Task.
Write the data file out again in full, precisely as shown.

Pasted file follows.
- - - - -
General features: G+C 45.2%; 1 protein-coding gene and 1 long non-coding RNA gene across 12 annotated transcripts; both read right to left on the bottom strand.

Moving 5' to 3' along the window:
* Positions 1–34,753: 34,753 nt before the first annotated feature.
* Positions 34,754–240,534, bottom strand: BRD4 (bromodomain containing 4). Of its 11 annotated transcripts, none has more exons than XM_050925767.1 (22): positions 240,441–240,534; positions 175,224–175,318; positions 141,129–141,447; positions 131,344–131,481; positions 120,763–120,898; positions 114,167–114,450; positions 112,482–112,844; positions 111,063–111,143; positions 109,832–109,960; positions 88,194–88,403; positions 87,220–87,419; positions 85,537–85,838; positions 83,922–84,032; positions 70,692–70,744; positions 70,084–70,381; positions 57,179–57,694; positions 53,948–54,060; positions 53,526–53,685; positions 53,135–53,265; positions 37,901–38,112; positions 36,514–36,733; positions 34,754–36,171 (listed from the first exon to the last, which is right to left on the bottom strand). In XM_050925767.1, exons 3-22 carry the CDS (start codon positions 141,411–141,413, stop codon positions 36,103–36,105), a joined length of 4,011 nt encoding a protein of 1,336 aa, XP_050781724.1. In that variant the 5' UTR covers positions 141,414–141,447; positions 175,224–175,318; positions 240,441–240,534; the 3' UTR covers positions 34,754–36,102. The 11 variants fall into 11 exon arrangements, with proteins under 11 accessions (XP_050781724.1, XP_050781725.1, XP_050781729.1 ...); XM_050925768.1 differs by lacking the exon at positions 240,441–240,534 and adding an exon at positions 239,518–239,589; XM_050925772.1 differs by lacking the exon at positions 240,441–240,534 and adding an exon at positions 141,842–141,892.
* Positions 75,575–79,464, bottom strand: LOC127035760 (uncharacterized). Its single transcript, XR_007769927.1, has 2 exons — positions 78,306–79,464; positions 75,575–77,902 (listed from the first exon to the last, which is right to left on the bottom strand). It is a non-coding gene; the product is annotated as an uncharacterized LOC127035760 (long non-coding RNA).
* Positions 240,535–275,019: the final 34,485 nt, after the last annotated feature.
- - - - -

General features: G+C 45.2%; 1 protein-coding gene and 1 long non-coding RNA gene across 12 annotated transcripts; both read right to left on the bottom strand.

Moving 5' to 3' along the window:
* Positions 1–34,753: 34,753 nt before the first annotated feature.
* Positions 34,754–240,534, bottom strand: BRD4 (bromodomain containing 4). Of its 11 annotated transcripts, none has more exons than XM_050925767.1 (22): positions 240,441–240,534; positions 175,224–175,318; positions 141,129–141,447; positions 131,344–131,481; positions 120,763–120,898; positions 114,167–114,450; positions 112,482–112,844; positions 111,063–111,143; positions 109,832–109,960; positions 88,194–88,403; positions 87,220–87,419; positions 85,537–85,838; positions 83,922–84,032; positions 70,692–70,744; positions 70,084–70,381; positions 57,179–57,694; positions 53,948–54,060; positions 53,526–53,685; positions 53,135–53,265; positions 37,901–38,112; positions 36,514–36,733; positions 34,754–36,171 (listed from the first exon to the last, which is right to left on the bottom strand). In XM_050925767.1, exons 3-22 carry the CDS (start codon positions 141,411–141,413, stop codon positions 36,103–36,105), a joined length of 4,011 nt encoding a protein of 1,336 aa, XP_050781724.1. In that variant the 5' UTR covers positions 141,414–141,447; positions 175,224–175,318; positions 240,441–240,534; the 3' UTR covers positions 34,754–36,102. The 11 variants fall into 11 exon arrangements, with proteins under 11 accessions (XP_050781724.1, XP_050781725.1, XP_050781729.1 ...); XM_050925768.1 differs by lacking the exon at positions 240,441–240,534 and adding an exon at positions 239,518–239,589; XM_050925772.1 differs by lacking the exon at positions 240,441–240,534 and adding an exon at positions 141,842–141,892.
* Positions 75,575–79,464, bottom strand: LOC127035760 (uncharacterized). Its single transcript, XR_007769927.1, has 2 exons — positions 78,306–79,464; positions 75,575–77,902 (listed from the first exon to the last, which is right to left on the bottom strand). It is a non-coding gene; the product is annotated as an uncharacterized LOC127035760 (long non-coding RNA).
* Positions 240,535–275,019: the final 34,485 nt, after the last annotated feature.